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Sequestration will hit each and every aspect of the U.S. government, but for the Bureau of Prisons, the impact could be horrifying. According to the Attorney General’s office, the federal Bureau of Prisons (BOP) will have to handle a rising number of inmates with a major budget reduction, a cut of $338 million.
And while other agencies can find ways to do more with less — for example, by reducing procurement, enacting hiring freezes or cutting services — BOP has to maintain constant security at federal prisons around the country with even less money. The solutions will not be pretty.
In an email to Business Insider, a spokesperson from the Department of Justice said that they are “acutely concerned about staff and inmate safety should sequestration occur.”
The Department indicated that it may at times maintain a minimum level of staff for security purposes, and that lock-downs may be required.
The Bureau oversees 188 facilities and contracts 16 facilities out to private prison companies. Currently, there is a grand total of 217,249 inmates in the federal prison system, a number BOP expects to rise to 229,300 by the end of 2013. In 2012, the BOP had a budget of $6.6 billion, with 41,310 employees. Correctional officers make up around half of the staff, with 19,756 employees in 2012.
According to DOJ, the sequester budget cuts will result in 5 per cent reduction in the Bureau’s workforce, which will be achieved by freezing future hiring and furloughing 36,700 staff for an average of 12 days. This means that almost every employee will have to go home without pay for some time, leaving BOP to function at unnecessarily low security levels.
Attorney General Eric Holder indicated that this reduction in force would endanger the lives of staff and inmates.
According to the Attorney General, the BOP will have to implement full or partial lock downs across the board. In a letter to Senate Appropriations Chair Barbara Mikulski (D-Md.), Holder said “This would leave inmates idle, increasing the likelihood of inmate misconduct, violence, and other risks to correctional workers and inmates.”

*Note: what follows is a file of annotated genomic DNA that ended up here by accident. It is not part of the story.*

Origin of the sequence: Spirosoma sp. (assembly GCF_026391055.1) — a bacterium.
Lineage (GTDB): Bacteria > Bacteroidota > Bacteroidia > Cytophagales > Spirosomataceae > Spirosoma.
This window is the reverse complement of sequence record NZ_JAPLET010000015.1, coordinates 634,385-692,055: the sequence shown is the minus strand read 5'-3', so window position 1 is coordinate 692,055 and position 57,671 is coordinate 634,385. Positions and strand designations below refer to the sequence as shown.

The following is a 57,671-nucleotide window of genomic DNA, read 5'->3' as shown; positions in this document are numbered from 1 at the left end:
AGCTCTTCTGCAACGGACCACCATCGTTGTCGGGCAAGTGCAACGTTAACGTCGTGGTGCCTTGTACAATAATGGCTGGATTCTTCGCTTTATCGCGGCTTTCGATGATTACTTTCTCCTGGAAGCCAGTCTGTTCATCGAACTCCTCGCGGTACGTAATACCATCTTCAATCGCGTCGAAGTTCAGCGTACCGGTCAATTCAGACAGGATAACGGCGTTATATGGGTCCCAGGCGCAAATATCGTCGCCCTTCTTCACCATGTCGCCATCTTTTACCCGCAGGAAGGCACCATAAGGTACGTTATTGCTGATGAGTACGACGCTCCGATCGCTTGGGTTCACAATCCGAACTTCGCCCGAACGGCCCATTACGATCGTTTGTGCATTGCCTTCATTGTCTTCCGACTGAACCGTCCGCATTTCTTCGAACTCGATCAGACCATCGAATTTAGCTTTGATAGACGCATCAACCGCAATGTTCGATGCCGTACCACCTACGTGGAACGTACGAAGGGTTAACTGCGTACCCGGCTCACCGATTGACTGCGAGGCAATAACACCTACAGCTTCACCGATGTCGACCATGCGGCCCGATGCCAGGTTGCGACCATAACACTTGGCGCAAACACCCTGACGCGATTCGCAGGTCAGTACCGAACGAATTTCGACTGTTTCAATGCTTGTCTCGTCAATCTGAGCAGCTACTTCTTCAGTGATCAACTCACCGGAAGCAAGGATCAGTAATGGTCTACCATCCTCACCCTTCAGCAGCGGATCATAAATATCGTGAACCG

Complicating all of this is the fact that the federal prison system is already severely overcapacity.
According to the 2012 Justice Department annual report, the system is 38 per cent overcapacity, a problem that the Department has identified as a major weakness.
But efforts to find a solution will be thwarted by the sequester.
In 2013, the BOP was slated to activate 5 new prisons throughout the system, alleviating the crunch with 8,100 new beds. In addition to cuts in guards, those projects will have to be delayed, exacerbating the overcrowding problem further.
On top of these issues, Holder reported that the BOP will be forced to curtail or cancel some of the crucial rehabilitation programs that bring long term savings to the criminal justice system. He wrote:
Further, limiting or eliminating inmate programs such as drug treatment and vocational education would, in fact, lead to higher costs to taxpayers and communities as the lack of such inmate re-entry training makes it less likely that released inmates will be successful at reintegration into society upon their release.
The Washington State Institute for Public Policy found that the Residential Drug Abuse Treatment Program (RDAP) cost an average of $3,100 per inmate but caused an average net cost savings of $5,230, a benefit of $2.69 for every $1 spent. The BOP found that offenders who participate in RDAP are 16 per cent less likely to be re-arrested or return to prison and are 15 per cent less likely to use drugs.
Prison Vocational Training, the WSIPP study found, cost $1,960 per inmate with a net cost savings of $12,017, bringing $7.13 in benefits for every $1 invested. Inmates who participate in Federal Prison Industries are 24 per cent less likely to return to the system for as long as 12 years, and are 14 per cent more likely to be employed within a year.
In short, crucial programs that bring economic and judicial benefit down the line are destined to be slashed as a result of sequestration. .
“I am acutely concerned about staff and inmate safety should cuts of the sequestration’s magnitude hit BOP,” Holder said in a letter. “To be blunt, sequestration means less money, not fewer inmates.”
“This kind of dangerous situation is exactly why sequestration needs to be avoided.”
Jesselyn McCurdy, an attorney at the American Civil Liberties Union who specialises in civil liberties in the criminal justice system, is very concerned about the impact that the cuts will have on inmates.
“Sequestration could result in disaster for people in federal prisons who already live in dangerously overcrowded conditions,” McCurdy said.
The private prison industry, which is largely dependent on federal contracts, is also worried about the cuts. Damon Hininger, CEO of Corrections Corporation of America, one of the largest private prison companies, voiced these concerns on a February 14 call to investors.
“So, the potential sequestration scheduled for March of 2013 has created some uncertainty for the government,” Hininger told investors, according to a transcript posted by Seeking Alpha. “While many believe that Congress will find a way to stop or delay sequestration in advance of April, we will continue obviously to monitor very closely.”
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